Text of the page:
David G. Barnes
Chief Financial Officer at Trimble

I'll defer the longer-term question to Rob. With regard to margins, Tami, there's a story both of mix and of higher input costs. There are a number of key components in our displays for guidance in agriculture, where the supply was particularly tight. I mentioned a moment ago that when the markets are tight, we and other providers of hardware technology have to go to the broker market to fill the needs, and in some cases, a part that would normally cost $3 costs $30 or $40. So it's easy to see really dramatic cost spikes that happened disproportionately in this segment. So we've taken pricing actions. But in this particular segment, the cost increases are meaningfully higher. So we're relooking at our pricing strategy, and we're going to have to take some actions to improve our margins going forward. We do think there's partly a story of mix here, and what we were shipping in Q4 is disproportionately on the lower end of the margin scale. So it will get better. But no doubt, we have a margin challenge to wrestle with in this segment.

And Rob, do you want to talk about the longer-term outlook?

Robert G. Painter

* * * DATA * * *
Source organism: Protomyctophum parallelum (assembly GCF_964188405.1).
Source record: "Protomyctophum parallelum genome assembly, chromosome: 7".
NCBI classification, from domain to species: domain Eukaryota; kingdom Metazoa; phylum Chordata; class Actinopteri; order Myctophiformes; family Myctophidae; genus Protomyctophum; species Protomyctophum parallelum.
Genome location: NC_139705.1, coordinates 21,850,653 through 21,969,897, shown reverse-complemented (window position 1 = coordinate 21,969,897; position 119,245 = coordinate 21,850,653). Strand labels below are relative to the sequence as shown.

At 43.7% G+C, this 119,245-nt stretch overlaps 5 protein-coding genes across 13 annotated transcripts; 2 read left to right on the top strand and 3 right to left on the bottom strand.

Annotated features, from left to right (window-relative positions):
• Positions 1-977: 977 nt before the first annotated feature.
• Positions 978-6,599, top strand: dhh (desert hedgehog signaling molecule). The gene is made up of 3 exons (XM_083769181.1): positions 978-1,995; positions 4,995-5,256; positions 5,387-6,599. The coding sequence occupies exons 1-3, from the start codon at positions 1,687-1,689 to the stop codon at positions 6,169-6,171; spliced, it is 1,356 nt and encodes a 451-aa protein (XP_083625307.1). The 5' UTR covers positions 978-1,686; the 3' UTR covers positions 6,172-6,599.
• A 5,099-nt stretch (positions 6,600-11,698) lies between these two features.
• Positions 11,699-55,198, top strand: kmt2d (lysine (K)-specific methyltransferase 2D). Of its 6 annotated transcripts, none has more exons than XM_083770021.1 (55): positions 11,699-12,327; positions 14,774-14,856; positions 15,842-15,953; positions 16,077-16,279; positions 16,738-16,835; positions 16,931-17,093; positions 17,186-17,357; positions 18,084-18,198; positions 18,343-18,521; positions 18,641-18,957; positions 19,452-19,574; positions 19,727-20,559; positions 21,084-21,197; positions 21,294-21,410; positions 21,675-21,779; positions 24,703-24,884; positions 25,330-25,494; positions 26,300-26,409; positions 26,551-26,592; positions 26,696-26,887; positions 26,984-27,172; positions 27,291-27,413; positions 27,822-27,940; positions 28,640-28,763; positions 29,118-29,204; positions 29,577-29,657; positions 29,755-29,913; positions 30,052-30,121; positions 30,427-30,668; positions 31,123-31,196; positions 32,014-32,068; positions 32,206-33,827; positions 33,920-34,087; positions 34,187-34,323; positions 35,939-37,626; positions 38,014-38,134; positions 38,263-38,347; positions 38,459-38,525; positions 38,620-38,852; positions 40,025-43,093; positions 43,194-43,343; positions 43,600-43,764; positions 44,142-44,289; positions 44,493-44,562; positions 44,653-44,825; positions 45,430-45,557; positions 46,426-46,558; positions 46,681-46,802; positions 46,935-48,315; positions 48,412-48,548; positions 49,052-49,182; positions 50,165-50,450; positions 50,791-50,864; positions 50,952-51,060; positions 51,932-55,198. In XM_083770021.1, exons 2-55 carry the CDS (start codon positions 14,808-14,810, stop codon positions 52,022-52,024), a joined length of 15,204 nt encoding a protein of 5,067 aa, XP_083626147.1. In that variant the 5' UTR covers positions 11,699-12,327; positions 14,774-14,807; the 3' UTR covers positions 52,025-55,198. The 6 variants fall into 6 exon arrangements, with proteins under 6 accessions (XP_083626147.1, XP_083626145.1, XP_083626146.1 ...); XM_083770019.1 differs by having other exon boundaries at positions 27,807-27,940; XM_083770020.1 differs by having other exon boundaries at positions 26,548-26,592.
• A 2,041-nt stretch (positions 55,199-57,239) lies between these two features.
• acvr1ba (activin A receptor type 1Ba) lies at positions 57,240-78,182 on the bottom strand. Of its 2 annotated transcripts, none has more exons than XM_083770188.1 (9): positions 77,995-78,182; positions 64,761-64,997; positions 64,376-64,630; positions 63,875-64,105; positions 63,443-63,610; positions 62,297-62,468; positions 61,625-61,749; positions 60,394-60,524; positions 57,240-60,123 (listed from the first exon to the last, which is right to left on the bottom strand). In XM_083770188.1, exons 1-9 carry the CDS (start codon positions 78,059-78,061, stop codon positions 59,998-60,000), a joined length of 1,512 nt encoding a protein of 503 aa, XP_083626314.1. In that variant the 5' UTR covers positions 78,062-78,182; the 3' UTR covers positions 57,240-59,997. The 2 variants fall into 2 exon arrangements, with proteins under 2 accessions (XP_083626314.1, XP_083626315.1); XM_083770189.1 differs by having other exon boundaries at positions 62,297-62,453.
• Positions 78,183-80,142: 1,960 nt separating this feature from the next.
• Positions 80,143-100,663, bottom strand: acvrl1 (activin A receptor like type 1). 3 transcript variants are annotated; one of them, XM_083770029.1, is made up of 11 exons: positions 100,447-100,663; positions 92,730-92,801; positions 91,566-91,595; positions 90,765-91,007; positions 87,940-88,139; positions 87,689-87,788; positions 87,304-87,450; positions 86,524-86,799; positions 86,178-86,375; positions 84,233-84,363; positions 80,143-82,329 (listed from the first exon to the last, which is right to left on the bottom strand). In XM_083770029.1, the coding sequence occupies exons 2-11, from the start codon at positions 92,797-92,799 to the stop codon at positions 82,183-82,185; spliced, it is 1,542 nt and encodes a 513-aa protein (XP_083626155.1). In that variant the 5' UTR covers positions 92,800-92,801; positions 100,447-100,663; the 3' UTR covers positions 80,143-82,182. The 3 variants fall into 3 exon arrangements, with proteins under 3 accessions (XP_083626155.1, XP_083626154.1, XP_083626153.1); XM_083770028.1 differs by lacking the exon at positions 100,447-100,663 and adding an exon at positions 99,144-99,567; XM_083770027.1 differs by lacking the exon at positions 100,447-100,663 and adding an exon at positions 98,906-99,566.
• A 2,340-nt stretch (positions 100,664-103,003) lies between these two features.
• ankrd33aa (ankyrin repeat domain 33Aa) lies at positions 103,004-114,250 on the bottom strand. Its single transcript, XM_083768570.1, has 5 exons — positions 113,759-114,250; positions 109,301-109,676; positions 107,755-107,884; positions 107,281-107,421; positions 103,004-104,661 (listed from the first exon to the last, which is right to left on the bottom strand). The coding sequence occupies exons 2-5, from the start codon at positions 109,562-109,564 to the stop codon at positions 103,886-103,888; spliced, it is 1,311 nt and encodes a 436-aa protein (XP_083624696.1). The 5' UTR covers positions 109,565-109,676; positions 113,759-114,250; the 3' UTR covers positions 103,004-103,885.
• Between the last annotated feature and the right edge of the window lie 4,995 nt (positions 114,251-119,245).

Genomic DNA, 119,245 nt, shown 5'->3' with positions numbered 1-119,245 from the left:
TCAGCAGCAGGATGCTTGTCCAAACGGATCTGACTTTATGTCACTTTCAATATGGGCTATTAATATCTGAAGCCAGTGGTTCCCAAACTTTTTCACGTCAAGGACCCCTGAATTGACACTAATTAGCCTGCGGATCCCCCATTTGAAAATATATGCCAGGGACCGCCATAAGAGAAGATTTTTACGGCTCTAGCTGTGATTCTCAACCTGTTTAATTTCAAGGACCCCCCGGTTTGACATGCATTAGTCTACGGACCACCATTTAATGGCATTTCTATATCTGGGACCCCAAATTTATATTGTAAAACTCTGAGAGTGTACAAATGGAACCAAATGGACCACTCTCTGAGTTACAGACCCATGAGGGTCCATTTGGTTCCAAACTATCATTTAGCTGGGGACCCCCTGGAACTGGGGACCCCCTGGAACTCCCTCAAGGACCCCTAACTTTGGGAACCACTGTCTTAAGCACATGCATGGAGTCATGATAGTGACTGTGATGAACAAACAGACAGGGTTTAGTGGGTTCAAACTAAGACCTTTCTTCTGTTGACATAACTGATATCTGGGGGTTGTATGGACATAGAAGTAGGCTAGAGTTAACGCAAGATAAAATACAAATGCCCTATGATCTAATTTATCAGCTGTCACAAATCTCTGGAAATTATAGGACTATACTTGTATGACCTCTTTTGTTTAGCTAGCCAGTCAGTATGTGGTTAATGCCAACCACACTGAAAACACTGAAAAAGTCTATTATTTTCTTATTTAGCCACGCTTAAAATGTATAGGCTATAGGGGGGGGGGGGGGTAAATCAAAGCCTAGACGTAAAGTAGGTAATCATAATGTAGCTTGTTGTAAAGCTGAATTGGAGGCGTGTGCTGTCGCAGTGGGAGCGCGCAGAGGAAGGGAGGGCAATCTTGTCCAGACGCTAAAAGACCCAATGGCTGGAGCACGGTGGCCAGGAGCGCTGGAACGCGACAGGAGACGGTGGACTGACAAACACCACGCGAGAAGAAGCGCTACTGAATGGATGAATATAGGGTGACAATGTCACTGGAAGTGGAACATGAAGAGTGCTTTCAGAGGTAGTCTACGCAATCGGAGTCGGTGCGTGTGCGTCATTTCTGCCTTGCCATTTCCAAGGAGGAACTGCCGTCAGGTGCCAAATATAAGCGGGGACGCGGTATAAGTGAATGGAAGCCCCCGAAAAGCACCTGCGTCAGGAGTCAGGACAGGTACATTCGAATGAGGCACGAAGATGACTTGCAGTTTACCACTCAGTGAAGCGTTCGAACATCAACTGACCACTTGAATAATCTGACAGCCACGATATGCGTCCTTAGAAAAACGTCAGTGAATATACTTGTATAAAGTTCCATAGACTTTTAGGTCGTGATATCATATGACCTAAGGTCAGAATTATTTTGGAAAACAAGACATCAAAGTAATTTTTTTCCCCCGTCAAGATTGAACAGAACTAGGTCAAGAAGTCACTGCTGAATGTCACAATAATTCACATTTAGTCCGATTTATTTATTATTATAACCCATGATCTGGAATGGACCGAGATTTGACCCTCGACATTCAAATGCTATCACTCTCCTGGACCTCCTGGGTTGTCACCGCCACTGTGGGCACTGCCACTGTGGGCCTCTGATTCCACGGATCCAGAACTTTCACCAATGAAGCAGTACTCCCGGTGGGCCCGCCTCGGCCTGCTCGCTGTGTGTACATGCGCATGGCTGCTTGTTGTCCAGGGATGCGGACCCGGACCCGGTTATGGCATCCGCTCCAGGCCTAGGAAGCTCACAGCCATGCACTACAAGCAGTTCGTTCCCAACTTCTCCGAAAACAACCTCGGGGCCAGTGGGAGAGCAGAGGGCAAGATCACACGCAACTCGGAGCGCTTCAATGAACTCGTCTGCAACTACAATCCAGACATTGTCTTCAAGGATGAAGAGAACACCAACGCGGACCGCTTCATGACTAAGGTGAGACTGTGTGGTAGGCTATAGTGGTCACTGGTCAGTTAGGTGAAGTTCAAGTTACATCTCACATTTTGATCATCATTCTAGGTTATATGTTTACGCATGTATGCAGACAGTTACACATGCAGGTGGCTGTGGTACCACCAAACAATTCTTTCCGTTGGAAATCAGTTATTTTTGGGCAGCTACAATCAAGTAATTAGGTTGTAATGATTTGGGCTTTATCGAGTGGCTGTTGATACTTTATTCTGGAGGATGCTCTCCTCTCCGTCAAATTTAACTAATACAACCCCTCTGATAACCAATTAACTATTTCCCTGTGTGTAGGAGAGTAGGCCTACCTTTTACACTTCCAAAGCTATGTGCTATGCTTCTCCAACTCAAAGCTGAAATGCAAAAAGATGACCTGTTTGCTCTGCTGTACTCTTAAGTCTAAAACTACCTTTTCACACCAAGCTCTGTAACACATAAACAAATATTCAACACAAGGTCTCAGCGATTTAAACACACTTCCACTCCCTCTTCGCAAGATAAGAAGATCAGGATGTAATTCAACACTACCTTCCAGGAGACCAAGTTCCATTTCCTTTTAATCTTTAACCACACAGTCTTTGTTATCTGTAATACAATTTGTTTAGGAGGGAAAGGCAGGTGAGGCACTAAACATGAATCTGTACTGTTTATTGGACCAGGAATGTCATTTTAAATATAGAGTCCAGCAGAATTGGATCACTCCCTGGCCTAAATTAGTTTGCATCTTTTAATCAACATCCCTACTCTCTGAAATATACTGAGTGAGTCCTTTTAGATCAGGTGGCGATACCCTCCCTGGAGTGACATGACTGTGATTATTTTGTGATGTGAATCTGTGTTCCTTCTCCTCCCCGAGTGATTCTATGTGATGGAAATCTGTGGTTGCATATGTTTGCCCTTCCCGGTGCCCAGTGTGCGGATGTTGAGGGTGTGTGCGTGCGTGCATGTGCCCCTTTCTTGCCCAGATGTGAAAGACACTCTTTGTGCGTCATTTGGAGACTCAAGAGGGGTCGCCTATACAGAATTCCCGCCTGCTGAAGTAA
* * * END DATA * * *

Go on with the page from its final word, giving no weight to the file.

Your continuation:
President and Chief Executive Officer at Trimble

Yes. Actually the other thing -- color I can add to the numbers is, the revenue in the segment was up over 18%. ARR was in the mid-teens growth. Agriculture hardware revenue was above 30%. To put the margins in context of the extraordinary growth we have in this business, we are making conscious choices to meet the demand, the extraordinary demand that's out there in the market, and we saw the backlog continue to grow in the business. So, really feel good about the market demand out there. And there's a correlation between the extraordinary demand and the margins. So those factors, as we move forward, that's part of why we think we can -- that will come to equilibrium.

In terms of the ongoing outlook in agriculture and our views on that, the indicators look good at the moment in the agriculture business. So, the macros are in support of the growth plans that we have. If we look at farm income, it's projected -- 2021 was probably the high point for farm income. The expectations for farm income in 2022 are 20% to 30% above the 10-year average. So, punch line is, farm income is expected to remain strong. That's a US statistic that I'm giving you. And that's able to outpace the increase in the inputs that -- input prices, sorry, that farmers are paying. So, the reason that farm income can stay up is because commodity prices are up, they remain up and inventory levels remain low.